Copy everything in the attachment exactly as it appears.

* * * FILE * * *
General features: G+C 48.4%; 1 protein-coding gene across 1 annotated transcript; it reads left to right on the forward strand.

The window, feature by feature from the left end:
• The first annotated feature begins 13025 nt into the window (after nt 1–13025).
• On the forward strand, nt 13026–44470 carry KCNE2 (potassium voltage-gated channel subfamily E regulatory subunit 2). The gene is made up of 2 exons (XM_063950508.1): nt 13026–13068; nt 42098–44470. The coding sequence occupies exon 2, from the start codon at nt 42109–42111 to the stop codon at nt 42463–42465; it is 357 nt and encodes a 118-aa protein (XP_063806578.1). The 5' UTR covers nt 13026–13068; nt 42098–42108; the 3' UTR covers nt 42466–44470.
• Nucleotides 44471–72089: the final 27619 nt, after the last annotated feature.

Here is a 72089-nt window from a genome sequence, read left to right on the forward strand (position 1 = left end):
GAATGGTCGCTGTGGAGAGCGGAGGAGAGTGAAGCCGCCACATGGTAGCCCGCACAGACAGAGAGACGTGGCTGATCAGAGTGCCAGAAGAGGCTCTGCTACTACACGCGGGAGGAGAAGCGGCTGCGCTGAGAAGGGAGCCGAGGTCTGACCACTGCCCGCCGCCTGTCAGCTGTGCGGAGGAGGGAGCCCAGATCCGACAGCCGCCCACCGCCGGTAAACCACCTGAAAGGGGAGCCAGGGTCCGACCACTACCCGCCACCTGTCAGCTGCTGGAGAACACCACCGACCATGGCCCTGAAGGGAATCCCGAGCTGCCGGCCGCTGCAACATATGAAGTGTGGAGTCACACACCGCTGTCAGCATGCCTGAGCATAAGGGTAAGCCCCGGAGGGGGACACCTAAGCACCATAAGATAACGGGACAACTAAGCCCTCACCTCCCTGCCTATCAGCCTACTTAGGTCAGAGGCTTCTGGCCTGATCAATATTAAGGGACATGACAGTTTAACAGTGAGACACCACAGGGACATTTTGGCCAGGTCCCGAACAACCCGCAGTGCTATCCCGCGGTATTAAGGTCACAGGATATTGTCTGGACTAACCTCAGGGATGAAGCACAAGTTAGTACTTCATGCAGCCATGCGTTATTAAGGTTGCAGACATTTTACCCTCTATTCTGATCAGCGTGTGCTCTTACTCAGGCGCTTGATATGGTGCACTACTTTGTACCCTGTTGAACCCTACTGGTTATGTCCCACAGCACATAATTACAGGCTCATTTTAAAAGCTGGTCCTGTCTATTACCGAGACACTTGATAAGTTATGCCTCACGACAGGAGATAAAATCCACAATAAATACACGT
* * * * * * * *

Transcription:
General features: G+C 48.4%; 1 protein-coding gene across 1 annotated transcript; it reads left to right on the forward strand.

The window, feature by feature from the left end:
• The first annotated feature begins 13025 nt into the window (after nt 1–13025).
• On the forward strand, nt 13026–44470 carry KCNE2 (potassium voltage-gated channel subfamily E regulatory subunit 2). The gene is made up of 2 exons (XM_063950508.1): nt 13026–13068; nt 42098–44470. The coding sequence occupies exon 2, from the start codon at nt 42109–42111 to the stop codon at nt 42463–42465; it is 357 nt and encodes a 118-aa protein (XP_063806578.1). The 5' UTR covers nt 13026–13068; nt 42098–42108; the 3' UTR covers nt 42466–44470.
• Nucleotides 44471–72089: the final 27619 nt, after the last annotated feature.

Here is a 72089-nt window from a genome sequence, read left to right on the forward strand (position 1 = left end):
GAATGGTCGCTGTGGAGAGCGGAGGAGAGTGAAGCCGCCACATGGTAGCCCGCACAGACAGAGAGACGTGGCTGATCAGAGTGCCAGAAGAGGCTCTGCTACTACACGCGGGAGGAGAAGCGGCTGCGCTGAGAAGGGAGCCGAGGTCTGACCACTGCCCGCCGCCTGTCAGCTGTGCGGAGGAGGGAGCCCAGATCCGACAGCCGCCCACCGCCGGTAAACCACCTGAAAGGGGAGCCAGGGTCCGACCACTACCCGCCACCTGTCAGCTGCTGGAGAACACCACCGACCATGGCCCTGAAGGGAATCCCGAGCTGCCGGCCGCTGCAACATATGAAGTGTGGAGTCACACACCGCTGTCAGCATGCCTGAGCATAAGGGTAAGCCCCGGAGGGGGACACCTAAGCACCATAAGATAACGGGACAACTAAGCCCTCACCTCCCTGCCTATCAGCCTACTTAGGTCAGAGGCTTCTGGCCTGATCAATATTAAGGGACATGACAGTTTAACAGTGAGACACCACAGGGACATTTTGGCCAGGTCCCGAACAACCCGCAGTGCTATCCCGCGGTATTAAGGTCACAGGATATTGTCTGGACTAACCTCAGGGATGAAGCACAAGTTAGTACTTCATGCAGCCATGCGTTATTAAGGTTGCAGACATTTTACCCTCTATTCTGATCAGCGTGTGCTCTTACTCAGGCGCTTGATATGGTGCACTACTTTGTACCCTGTTGAACCCTACTGGTTATGTCCCACAGCACATAATTACAGGCTCATTTTAAAAGCTGGTCCTGTCTATTACCGAGACACTTGATAAGTTATGCCTCACGACAGGAGATAAAATCCACAATAAATACACGT